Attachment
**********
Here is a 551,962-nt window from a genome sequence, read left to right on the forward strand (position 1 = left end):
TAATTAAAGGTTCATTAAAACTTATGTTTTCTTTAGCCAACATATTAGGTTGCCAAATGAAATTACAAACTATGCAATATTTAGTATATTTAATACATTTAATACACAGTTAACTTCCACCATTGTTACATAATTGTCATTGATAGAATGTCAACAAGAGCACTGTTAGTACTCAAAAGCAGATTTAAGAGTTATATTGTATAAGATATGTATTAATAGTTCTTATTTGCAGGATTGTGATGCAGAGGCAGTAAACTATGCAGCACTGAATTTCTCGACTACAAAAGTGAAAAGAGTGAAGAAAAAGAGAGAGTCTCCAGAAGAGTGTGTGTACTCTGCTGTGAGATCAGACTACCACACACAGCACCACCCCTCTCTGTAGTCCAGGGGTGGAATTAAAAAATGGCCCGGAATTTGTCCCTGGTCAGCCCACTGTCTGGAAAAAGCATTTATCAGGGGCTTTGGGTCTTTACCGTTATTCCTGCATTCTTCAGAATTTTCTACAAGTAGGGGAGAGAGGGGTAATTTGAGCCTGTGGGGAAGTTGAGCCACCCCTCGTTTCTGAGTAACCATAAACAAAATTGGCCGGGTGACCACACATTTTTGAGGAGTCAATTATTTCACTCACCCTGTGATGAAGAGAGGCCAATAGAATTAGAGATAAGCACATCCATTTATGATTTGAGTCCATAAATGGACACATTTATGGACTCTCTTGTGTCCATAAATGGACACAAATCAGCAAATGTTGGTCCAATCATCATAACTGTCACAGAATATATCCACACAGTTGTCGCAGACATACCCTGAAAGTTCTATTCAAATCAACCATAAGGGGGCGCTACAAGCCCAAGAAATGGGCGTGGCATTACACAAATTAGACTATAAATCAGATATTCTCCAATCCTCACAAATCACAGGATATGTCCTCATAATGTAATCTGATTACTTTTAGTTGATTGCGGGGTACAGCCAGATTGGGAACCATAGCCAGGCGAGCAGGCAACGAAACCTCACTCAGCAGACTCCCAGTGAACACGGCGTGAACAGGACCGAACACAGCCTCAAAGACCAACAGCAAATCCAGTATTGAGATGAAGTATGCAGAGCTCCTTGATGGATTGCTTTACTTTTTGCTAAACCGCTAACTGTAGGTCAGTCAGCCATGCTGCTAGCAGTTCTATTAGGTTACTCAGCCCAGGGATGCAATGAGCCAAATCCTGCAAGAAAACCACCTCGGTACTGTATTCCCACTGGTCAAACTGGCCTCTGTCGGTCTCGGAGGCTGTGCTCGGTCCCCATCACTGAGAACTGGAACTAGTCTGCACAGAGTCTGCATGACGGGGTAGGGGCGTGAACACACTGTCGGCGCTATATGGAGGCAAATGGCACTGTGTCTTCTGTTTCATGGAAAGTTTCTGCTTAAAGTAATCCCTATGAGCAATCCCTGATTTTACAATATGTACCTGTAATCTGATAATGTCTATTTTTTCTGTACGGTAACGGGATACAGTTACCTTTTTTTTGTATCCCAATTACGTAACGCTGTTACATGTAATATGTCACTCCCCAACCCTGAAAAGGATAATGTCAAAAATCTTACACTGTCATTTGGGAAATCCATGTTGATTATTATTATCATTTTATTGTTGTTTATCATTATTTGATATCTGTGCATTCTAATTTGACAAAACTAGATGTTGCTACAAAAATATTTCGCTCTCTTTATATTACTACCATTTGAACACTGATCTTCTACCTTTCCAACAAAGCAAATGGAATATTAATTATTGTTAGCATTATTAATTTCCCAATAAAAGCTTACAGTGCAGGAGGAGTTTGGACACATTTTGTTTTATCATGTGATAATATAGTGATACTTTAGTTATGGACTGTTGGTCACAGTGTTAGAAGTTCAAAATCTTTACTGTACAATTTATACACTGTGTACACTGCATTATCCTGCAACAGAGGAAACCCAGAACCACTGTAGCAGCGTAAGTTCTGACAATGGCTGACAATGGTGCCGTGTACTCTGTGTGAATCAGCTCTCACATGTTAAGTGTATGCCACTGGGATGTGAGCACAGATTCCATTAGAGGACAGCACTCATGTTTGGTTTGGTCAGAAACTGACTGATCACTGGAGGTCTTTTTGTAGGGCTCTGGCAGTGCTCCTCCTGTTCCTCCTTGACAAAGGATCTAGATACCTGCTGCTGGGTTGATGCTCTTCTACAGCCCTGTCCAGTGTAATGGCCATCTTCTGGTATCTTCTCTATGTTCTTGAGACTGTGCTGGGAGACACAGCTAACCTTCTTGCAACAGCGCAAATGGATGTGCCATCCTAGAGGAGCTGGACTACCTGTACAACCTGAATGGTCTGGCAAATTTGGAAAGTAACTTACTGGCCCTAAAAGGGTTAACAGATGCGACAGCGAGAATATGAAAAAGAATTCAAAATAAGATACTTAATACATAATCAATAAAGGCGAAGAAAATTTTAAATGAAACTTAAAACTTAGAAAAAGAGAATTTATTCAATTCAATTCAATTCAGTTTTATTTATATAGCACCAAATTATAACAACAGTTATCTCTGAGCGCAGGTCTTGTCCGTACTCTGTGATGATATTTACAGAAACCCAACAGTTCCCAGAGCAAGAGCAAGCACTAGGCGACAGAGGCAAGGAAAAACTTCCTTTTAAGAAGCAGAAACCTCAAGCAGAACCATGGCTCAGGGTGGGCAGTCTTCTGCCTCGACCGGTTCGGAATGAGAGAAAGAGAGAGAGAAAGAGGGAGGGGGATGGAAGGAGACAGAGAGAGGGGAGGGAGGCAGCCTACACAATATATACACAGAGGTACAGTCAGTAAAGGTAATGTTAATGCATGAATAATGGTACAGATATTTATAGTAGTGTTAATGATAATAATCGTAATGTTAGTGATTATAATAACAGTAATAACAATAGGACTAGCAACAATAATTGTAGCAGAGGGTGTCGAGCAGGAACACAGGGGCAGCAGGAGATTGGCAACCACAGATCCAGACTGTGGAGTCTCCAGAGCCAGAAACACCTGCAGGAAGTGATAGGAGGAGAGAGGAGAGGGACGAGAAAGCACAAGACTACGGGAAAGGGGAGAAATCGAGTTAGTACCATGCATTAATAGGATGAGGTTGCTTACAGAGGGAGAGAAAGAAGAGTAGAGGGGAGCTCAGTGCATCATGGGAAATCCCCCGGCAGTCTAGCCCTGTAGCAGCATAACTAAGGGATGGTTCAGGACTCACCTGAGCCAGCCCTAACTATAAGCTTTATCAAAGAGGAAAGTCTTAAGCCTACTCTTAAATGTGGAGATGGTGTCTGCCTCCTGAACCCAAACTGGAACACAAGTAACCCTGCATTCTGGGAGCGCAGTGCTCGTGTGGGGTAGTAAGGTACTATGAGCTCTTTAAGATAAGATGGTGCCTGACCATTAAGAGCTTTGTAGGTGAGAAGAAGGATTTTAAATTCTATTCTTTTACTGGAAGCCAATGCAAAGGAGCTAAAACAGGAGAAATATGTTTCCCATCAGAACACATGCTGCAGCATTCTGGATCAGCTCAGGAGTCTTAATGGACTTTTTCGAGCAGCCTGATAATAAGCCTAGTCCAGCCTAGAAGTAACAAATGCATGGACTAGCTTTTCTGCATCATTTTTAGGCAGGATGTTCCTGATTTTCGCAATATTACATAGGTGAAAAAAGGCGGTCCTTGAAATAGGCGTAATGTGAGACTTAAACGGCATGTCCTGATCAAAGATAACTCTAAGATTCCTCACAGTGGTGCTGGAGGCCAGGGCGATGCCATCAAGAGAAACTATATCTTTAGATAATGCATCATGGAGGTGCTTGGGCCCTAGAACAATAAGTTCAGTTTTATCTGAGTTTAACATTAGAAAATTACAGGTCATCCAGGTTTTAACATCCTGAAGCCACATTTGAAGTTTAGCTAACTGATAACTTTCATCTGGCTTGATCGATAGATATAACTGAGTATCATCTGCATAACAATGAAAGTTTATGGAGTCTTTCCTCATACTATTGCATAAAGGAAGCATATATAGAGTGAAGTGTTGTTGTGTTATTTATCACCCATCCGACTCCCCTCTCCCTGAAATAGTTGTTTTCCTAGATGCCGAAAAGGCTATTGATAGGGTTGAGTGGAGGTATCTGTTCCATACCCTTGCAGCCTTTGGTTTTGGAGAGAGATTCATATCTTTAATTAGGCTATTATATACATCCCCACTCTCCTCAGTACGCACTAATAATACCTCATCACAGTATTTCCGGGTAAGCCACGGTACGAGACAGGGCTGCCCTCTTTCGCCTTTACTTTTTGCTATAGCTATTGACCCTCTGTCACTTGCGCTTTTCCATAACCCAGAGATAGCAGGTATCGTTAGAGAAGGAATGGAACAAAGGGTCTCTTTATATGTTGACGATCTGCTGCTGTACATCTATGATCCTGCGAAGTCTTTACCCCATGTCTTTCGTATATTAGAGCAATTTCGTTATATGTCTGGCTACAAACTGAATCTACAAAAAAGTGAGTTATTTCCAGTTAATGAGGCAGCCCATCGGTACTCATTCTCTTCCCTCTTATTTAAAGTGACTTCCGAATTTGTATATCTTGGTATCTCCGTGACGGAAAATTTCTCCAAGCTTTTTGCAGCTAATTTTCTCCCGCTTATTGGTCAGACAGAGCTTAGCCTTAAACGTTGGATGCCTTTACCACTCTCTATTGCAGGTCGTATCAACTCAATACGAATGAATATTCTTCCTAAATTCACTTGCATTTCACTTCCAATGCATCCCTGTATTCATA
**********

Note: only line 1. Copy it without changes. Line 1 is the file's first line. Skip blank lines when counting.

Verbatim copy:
Here is a 551,962-nt window from a genome sequence, read left to right on the forward strand (position 1 = left end):